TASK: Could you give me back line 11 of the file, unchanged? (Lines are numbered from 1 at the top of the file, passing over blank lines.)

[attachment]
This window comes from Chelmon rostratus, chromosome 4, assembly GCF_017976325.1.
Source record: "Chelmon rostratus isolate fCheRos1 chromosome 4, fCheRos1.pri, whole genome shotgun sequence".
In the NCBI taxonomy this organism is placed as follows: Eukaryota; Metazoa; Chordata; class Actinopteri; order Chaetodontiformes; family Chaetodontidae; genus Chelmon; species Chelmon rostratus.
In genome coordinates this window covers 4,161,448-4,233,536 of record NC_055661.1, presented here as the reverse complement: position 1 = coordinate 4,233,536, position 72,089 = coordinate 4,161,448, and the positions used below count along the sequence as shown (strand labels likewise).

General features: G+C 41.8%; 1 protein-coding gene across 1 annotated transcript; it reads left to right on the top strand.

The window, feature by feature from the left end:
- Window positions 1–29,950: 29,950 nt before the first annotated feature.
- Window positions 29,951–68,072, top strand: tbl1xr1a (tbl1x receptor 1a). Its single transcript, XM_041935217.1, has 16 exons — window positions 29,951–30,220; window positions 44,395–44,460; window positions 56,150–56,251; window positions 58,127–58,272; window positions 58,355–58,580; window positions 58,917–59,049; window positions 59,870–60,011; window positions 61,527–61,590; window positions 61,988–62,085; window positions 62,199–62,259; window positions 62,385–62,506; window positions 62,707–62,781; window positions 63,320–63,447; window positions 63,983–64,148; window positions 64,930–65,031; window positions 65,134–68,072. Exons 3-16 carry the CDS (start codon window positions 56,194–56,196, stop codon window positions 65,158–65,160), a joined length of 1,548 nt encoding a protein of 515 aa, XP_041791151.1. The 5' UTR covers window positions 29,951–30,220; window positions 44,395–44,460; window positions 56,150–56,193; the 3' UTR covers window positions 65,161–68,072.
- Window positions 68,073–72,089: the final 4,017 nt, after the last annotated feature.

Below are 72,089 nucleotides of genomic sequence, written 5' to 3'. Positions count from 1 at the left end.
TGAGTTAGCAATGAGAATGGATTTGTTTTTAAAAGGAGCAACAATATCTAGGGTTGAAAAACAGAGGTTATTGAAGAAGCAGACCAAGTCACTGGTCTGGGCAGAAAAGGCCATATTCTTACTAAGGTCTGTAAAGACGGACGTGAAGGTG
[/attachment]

TGAGTTAGCAATGAGAATGGATTTGTTTTTAAAAGGAGCAACAATATCTAGGGTTGAAAAACAGAGGTTATTGAAGAAGCAGACCAAGTCACTGGTCTGGGCAGAAAAGGCCATATTCTTACTAAGGTCTGTAAAGACGGACGTGAAGGTG